Earning Their Striped Marlin


Mar 11, 2001
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August 16, 2002

Pete Thomas, Los Angeles Tims

Earning Their Striped Marlin
Bill and Jim Kingsmill, father and son, consider themselves "just a couple of weekend warriors."

During the week they're hard at work, as an electrical contractor and a policeman, but by dawn just about every Saturday, they're on the water, miles from the mainland, scouring the horizon for diving birds, jumping tuna, breezing marlin and floating kelp paddies.

Weekend warriors?

That may be the elder Kingsmill's assessment. But there are few who take the sport as seriously as the San Clemente fishermen, dedicated members of the Dana Angling Club. And there are even fewer with the means and determination to spend their weekends hunting one of Southern California's most powerful and elusive game fish, the striped marlin.

The local marlin season is getting underway--during the last week a few have been caught and dozens have been seen--and the Kingsmills are wasting no time shifting their attention from tuna and yellowtail to the much more finicky billfish.

Fishing Saturday near San Clemente Island, aboard the Wild Bill, Jim Kingsmill baited and brought to leader, after a 30-minute fight, a striped marlin estimated at 140 pounds.

The catch earned Kingsmill--who was also fishing with Dave Herrera and Brian Schultz--the cherished first-marlin flag from his club. But it also helped signal the start of a season that many predict will be one of the most productive in years, based on developing favorable conditions.

"I think it's going to be a very good marlin year," Bill Kingsmill said. "Why? Because I'm already hearing of fish clear up to and above Santa Barbara Island, at Catalina, at San Clemente Island, off Mission Bay and farther south off Ensenada. The water is doing a lot of funny things, but things like years ago, which is good."

Basically, the water is warming up and teeming with bait fish and large predators.

Team Kingsmill, as the foursome refers to itself, began its morning last week with a steady stream of blind albacore strikes as it plied the offshore banks in a 40-foot boat named after its owner. Beneath patches of floating kelp, they found more albacore and huge schools of large and hungry yellowtail, with some coming over the rail at 25 pounds.

"We even caught a bluefin weighing about 18 pounds," Bill Kingsmill, 58, said.

Having had their fill of smaller game, they acted on a tip and motored closer to San Clemente Island. The move paid off. Jim Kingsmill, 36, spotted four or five marlin from a quarter-mile away through his binoculars, and the fishermen spent the next 30 minutes casting mackerel, trying to get a taker. Only Kingsmill succeeded, though, and the fight, for him, was fairly uneventful, featuring only a couple of jumps.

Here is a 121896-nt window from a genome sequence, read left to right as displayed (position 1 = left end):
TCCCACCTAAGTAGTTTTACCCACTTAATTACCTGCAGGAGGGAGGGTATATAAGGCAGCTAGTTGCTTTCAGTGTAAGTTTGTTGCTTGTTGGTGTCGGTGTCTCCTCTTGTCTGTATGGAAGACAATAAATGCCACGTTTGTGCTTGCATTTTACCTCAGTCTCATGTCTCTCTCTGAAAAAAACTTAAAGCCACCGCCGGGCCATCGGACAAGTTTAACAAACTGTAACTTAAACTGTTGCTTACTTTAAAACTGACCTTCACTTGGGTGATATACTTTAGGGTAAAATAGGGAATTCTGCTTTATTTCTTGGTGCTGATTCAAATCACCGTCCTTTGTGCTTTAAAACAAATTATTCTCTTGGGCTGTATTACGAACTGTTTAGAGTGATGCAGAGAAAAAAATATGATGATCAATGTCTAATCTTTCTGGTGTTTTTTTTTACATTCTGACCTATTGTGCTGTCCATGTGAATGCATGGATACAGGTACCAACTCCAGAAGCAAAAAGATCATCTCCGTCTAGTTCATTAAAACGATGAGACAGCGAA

The Kingsmills considered gaffing the fish and hauling it to Avalon to be weighed as Santa Catalina Island's first marlin of the season. But tourists on the pier in recent years have jeered anglers for killing marlin and Team Kingsmill decided it did not need the recognition, anyway.

"I thought, 'Why subject ourselves to that?' " Bill Kingsmill said. "I have nothing against killing a fish if there's a reason to do it, and if this would have been the first one caught on the coast we probably would have brought it in. But we saw no reason to do so."

Team Kingsmill has plenty of reason to return to the fishing grounds Saturday: It's the weekend.


Kona Blues

Last weekend's 43rd Hawaiian International Billfish Tournament, which featured four teams from Southern California, was one of the least productive in recent history because of unusually slack currents all but devoid of bait fish and, thus, the larger predators.

In all, only 16 blue marlin were caught and only one of those, a 482.5-pounder that propelled the Malindi Sea Fishing Club of Kenya to victory, met the 300-pound minimum weight required to be gaffed and brought in to be weighed on a points-per-pound basis. By comparison, a year earlier 56 blue marlin were caught, the largest a 617-pounder.

But that's not to say this year's tournament was not without its exciting moments.

On the second day, for instance, a Hilo Yacht Club member's straw hat blew off in the wind and, as one of the crew reached over to retrieve it, a "rather large brown shark, perhaps a tiger, came up, opened its mouth and just swallowed it," the team's Jim Patterson said. "We were fortunate, though, because the crewman had been thinking about jumping in moments earlier to cool off."